// by Jackie Bangle and Emily Kissinger
On May 2nd, 2022, a draft of a SCOTUS proposal written in February to rescind Roe v. Wade was leaked to the general public. With the recent conversation about reproductive rights in America, this news came as a shock to some, but to many it was a visceral confirmation that the United States Government dismisses the well-being of those with uteruses in favor of conservative fear mongering and ideology. This proposal would result in 26 out of the 50 U.S States either banning abortions in their entirety or strictly limiting access to them. Roe v. Wade was a decision of the U.S. Supreme Court made on January 22nd, 1973 in which the Court ruled that the Constitution of the United States protects a pregnant woman’s liberty to choose to have an abortion without excessive government restriction.
In light of this news, The Revivalzine felt it necessary to report the facts as well as our own opinions on the matter.
While the focus of conversations about Roe v. Wade concerns abortion access, the original ruling also includes protection of one’s right to privacy. This means the government is not entitled to a private citizen’s personal information such as medical procedures or sexuality.
If this is overturned, as proposed by this leak, there is an imminent domino effect that could negatively impact all oppressed groups in the United States. ‘Reinstating states’ rights’ is a smokescreen meant to hide the fact this is a targeted attack on those who do not adhere to the white upper-class cishet vision conservatives have for America. So, as usual, minority groups will endure the bulk of the consequences if Roe v. Wade is overturned. This is due to an already biased system that ensures the struggle of marginalized communities and makes equal access to basic required resources few and far between.
On May 6th, we attended a UCSB student-led organized tabling for abortion access and information to discuss this leak with those who are dedicated to protecting the rights this ruling is endangering. Students for Reproductive Justice, Planned Parenthood Generation Action, and Sex Info Online were the three organizations these students represented while handing out free sexual health supplies (including flavored condoms) along with pamphlets on safely managing abortions.
The curiosity as to how the leaked draft affected the sense of security and emotional wellbeing of UCSB students motivated us to conduct interviews. This was in an attempt to find out what toll the threat to reproductive rights was taking on our campus and how unsettling this issue truly is. The first interview took place with Teannae Owens. She is an SRJ member who was responsible for leading this tabling event.
Question 1: What was the first emotional response you had when the news broke?
“It was a very complicated set of emotions I would say, it was funny as earlier in the day we [SRJ] had a meeting﹘so we were talking about abortion access on campus. We were talking about this sort of stuff earlier and then [the news] comes out. I knew this was coming but I’m still sad, upset, and so tired too. It was a weird complication, you didn’t want to think it would happen but it is happening.” -Teannae Owens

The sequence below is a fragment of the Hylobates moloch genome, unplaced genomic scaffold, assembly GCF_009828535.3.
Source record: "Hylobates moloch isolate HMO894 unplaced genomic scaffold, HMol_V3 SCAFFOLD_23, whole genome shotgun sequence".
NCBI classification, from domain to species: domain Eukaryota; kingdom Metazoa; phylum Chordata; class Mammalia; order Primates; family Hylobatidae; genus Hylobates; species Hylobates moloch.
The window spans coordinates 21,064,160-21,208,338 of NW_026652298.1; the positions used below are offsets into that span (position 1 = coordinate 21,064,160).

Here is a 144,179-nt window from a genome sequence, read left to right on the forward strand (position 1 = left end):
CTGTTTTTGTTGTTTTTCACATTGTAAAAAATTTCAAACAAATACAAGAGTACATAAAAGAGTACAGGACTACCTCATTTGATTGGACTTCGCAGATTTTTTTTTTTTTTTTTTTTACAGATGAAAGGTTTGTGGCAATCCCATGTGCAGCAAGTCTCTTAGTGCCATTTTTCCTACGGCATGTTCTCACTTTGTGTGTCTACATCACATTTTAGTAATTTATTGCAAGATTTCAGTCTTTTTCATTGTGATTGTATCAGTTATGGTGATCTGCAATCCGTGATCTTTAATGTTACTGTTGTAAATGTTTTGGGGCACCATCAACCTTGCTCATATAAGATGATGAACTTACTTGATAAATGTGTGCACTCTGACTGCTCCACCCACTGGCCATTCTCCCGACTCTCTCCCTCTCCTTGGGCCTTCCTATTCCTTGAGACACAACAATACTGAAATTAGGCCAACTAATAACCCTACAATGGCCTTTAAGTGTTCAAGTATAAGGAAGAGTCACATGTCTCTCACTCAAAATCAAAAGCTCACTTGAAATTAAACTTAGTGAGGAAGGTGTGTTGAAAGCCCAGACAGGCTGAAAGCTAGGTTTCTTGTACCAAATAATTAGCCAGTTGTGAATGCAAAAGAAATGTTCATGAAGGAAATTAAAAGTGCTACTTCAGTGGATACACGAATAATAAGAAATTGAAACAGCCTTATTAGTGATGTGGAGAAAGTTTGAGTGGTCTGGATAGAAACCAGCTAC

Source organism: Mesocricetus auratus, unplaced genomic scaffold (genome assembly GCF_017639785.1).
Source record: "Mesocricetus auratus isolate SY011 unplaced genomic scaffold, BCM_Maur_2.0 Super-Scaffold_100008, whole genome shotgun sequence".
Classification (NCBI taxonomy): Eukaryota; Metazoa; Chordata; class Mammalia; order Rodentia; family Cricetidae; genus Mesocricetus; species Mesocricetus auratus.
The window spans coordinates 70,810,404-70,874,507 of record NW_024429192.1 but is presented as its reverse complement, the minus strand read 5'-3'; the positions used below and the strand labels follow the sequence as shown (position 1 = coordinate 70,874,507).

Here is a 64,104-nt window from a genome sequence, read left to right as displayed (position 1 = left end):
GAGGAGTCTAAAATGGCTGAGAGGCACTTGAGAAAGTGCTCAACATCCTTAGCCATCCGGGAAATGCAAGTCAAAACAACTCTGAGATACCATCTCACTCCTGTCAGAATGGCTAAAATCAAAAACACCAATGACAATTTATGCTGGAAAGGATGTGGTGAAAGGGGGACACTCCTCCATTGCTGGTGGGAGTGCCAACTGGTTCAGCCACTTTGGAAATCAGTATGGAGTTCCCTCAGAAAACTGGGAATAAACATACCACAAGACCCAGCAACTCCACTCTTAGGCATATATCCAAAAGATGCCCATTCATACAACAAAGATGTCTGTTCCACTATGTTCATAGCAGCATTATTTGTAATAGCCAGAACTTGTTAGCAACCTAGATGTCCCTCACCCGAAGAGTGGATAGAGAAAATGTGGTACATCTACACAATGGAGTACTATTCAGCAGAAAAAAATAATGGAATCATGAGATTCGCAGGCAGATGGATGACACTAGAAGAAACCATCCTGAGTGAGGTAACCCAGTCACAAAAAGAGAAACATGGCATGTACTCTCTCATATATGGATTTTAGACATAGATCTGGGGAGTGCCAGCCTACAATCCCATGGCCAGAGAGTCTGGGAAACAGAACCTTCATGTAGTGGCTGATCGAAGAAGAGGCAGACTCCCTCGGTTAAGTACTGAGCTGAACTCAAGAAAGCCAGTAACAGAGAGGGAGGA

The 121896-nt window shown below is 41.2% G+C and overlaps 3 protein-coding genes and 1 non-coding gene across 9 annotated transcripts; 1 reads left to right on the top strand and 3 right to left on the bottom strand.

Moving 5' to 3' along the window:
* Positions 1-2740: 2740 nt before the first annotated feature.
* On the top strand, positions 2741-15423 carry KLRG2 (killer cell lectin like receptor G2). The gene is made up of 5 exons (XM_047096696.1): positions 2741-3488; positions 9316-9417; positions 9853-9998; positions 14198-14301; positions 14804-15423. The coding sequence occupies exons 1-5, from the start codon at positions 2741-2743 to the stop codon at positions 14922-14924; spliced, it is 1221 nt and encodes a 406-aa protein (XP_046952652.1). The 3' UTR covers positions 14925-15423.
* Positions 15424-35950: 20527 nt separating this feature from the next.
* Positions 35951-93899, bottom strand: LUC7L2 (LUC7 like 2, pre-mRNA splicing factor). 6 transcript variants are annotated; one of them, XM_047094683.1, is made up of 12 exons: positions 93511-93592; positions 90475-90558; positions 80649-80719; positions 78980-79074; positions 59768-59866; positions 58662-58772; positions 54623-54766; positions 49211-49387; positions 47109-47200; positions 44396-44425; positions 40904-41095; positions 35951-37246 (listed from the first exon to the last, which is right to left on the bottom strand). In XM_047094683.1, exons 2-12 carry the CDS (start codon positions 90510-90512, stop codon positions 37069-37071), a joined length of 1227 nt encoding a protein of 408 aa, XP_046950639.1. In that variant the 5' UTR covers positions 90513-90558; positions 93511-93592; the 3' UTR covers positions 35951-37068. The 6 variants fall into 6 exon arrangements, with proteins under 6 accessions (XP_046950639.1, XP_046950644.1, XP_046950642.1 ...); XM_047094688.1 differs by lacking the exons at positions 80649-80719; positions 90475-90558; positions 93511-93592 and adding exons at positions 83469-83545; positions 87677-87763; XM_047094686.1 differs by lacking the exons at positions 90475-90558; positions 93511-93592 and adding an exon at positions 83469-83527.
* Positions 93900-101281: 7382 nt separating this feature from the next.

“It’s not entirely surprising because people have been passing abortion bans and restrictions left and right. Pro-life people have been trying to do this for decades trying to get Roe v. Wade overturned, trying to make abortion basically impossible. It’s devastating to hear, that even if abortions are not legal people are still able to get them. There are still self-managed abortions, abortion pills are- the FDA made it so abortion pills can be mailed to all 50 states. Even though surgical abortions may become illegal abortions still will be available, it will just be significantly harder to access. Reproductive justice is all about how even though abortion is legal it’s not accessible to everybody and as we know marginalized groups have significant barriers and obstacles to accessing healthcare in general but especially abortion care. Those are the people who are going to be impacted the most. Wealthy white women will always be able to access abortions regardless of legality. They always have and always will. It’s going to be marginalized groups who are most impacted by this and that is absolutely devastating.” – Peyton Chambers
“Emotionally, just shock. I mean shock in a way where you think about Roe v Wade and that being such a Monumental decision and that you just expect that it’s going to be there for a long time and that this is going to protect women’s autonomy or people with vulvas autonomy over their bodies but it is just incredibly shocking to see that like we’re still like regressing and that this is only the first step of many for conservative agenda to take away the rights of marginalized people. Yeah, it was just shock- I’m still just shocked”. -Eduardo Vazquez
Question 2: Do you believe because of this attack on bodily autonomy and abortion rights it’s going to cause a domino effect placing other vulnerable groups in danger?